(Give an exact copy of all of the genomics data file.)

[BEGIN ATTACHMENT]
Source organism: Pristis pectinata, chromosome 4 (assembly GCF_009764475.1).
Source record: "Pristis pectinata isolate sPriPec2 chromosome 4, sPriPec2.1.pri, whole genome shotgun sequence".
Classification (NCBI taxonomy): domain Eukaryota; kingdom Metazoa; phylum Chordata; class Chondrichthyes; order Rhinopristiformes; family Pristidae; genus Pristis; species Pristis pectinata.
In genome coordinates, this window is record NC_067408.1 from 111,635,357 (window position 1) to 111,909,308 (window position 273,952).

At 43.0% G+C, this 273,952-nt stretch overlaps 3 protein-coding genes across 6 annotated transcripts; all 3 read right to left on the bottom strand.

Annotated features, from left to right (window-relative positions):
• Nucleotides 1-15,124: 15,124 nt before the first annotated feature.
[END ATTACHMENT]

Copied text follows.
Source organism: Pristis pectinata, chromosome 4 (assembly GCF_009764475.1).
Source record: "Pristis pectinata isolate sPriPec2 chromosome 4, sPriPec2.1.pri, whole genome shotgun sequence".
Classification (NCBI taxonomy): domain Eukaryota; kingdom Metazoa; phylum Chordata; class Chondrichthyes; order Rhinopristiformes; family Pristidae; genus Pristis; species Pristis pectinata.
In genome coordinates, this window is record NC_067408.1 from 111,635,357 (window position 1) to 111,909,308 (window position 273,952).

At 43.0% G+C, this 273,952-nt stretch overlaps 3 protein-coding genes across 6 annotated transcripts; all 3 read right to left on the bottom strand.

Annotated features, from left to right (window-relative positions):
• Nucleotides 1-15,124: 15,124 nt before the first annotated feature.